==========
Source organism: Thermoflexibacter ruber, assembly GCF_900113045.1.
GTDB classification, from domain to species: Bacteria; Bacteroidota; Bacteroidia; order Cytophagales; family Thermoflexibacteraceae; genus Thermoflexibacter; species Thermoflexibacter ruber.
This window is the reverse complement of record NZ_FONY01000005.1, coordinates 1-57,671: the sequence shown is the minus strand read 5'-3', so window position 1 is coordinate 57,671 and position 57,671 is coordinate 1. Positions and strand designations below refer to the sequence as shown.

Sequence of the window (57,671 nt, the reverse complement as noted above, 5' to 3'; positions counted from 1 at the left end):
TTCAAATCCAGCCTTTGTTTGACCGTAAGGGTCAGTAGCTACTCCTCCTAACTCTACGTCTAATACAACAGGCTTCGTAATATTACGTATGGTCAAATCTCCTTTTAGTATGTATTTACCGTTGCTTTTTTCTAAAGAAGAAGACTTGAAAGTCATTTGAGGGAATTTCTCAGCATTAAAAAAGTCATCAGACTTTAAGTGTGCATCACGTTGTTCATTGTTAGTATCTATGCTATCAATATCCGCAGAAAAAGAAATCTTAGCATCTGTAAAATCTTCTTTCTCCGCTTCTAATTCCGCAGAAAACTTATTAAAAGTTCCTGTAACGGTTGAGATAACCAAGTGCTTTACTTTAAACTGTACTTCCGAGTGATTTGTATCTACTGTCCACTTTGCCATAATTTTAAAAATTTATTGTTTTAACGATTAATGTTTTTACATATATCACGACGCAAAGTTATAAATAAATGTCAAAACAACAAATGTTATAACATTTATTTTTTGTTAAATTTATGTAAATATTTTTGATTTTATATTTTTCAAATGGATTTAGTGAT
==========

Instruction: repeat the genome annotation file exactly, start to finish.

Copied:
Source organism: Thermoflexibacter ruber, assembly GCF_900113045.1.
GTDB classification, from domain to species: Bacteria; Bacteroidota; Bacteroidia; order Cytophagales; family Thermoflexibacteraceae; genus Thermoflexibacter; species Thermoflexibacter ruber.
This window is the reverse complement of record NZ_FONY01000005.1, coordinates 1-57,671: the sequence shown is the minus strand read 5'-3', so window position 1 is coordinate 57,671 and position 57,671 is coordinate 1. Positions and strand designations below refer to the sequence as shown.

Sequence of the window (57,671 nt, the reverse complement as noted above, 5' to 3'; positions counted from 1 at the left end):
TTCAAATCCAGCCTTTGTTTGACCGTAAGGGTCAGTAGCTACTCCTCCTAACTCTACGTCTAATACAACAGGCTTCGTAATATTACGTATGGTCAAATCTCCTTTTAGTATGTATTTACCGTTGCTTTTTTCTAAAGAAGAAGACTTGAAAGTCATTTGAGGGAATTTCTCAGCATTAAAAAAGTCATCAGACTTTAAGTGTGCATCACGTTGTTCATTGTTAGTATCTATGCTATCAATATCCGCAGAAAAAGAAATCTTAGCATCTGTAAAATCTTCTTTCTCCGCTTCTAATTCCGCAGAAAACTTATTAAAAGTTCCTGTAACGGTTGAGATAACCAAGTGCTTTACTTTAAACTGTACTTCCGAGTGATTTGTATCTACTGTCCACTTTGCCATAATTTTAAAAATTTATTGTTTTAACGATTAATGTTTTTACATATATCACGACGCAAAGTTATAAATAAATGTCAAAACAACAAATGTTATAACATTTATTTTTTGTTAAATTTATGTAAATATTTTTGATTTTATATTTTTCAAATGGATTTAGTGAT